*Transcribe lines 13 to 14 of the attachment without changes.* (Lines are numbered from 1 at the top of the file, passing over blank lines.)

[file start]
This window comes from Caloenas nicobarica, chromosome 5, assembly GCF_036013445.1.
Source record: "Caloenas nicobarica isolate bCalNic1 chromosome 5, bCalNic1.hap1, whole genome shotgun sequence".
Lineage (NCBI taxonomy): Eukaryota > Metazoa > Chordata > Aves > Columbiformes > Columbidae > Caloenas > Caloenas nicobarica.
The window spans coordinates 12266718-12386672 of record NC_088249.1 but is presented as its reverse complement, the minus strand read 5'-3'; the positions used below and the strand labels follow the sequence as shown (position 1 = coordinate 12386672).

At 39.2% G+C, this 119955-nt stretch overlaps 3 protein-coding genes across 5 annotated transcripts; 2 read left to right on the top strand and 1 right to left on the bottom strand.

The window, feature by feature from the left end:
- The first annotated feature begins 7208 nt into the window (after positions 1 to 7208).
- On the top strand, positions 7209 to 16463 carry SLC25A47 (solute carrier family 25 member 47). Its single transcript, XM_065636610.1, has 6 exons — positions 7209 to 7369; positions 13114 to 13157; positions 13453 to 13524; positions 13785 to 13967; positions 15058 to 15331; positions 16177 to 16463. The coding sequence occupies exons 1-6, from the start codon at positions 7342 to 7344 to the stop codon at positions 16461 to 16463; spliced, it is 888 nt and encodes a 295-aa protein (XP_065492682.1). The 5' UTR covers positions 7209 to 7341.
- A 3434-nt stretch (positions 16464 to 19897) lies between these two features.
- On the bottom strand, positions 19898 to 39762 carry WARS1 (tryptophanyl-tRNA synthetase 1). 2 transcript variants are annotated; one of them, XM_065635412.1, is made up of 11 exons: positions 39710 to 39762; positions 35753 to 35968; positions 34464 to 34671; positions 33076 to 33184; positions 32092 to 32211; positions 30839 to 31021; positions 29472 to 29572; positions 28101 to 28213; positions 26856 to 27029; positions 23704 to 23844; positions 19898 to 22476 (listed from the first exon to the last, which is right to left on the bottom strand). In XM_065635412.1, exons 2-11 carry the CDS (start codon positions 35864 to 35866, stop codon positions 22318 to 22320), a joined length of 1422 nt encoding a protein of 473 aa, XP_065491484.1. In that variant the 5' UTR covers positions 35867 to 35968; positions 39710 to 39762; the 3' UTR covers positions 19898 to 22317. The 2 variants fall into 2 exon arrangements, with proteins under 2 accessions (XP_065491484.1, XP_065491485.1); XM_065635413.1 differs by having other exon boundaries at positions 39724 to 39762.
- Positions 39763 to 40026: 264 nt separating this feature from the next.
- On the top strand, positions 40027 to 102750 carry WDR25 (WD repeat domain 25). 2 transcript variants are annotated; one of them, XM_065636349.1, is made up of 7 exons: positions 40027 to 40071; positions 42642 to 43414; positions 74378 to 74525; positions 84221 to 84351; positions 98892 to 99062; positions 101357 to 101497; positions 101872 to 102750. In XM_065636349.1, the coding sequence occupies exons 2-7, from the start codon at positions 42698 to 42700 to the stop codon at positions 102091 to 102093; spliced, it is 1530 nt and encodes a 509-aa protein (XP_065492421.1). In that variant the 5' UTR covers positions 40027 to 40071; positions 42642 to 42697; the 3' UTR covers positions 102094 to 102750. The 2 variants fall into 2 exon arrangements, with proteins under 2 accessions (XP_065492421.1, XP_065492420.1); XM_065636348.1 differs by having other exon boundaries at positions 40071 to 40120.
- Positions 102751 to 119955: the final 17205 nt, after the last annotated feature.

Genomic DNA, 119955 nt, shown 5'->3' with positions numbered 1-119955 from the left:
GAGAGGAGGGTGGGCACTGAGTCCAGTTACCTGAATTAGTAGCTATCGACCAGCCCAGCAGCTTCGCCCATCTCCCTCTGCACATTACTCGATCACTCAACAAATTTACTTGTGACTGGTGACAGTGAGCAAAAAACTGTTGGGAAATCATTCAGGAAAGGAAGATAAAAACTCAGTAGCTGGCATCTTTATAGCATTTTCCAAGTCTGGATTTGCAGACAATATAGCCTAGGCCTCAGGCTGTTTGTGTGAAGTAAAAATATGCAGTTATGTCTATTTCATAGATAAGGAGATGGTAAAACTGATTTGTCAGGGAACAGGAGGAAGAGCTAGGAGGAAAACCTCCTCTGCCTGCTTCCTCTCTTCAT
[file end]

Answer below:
- Positions 102751 to 119955: the final 17205 nt, after the last annotated feature.

Genomic DNA, 119955 nt, shown 5'->3' with positions numbered 1-119955 from the left: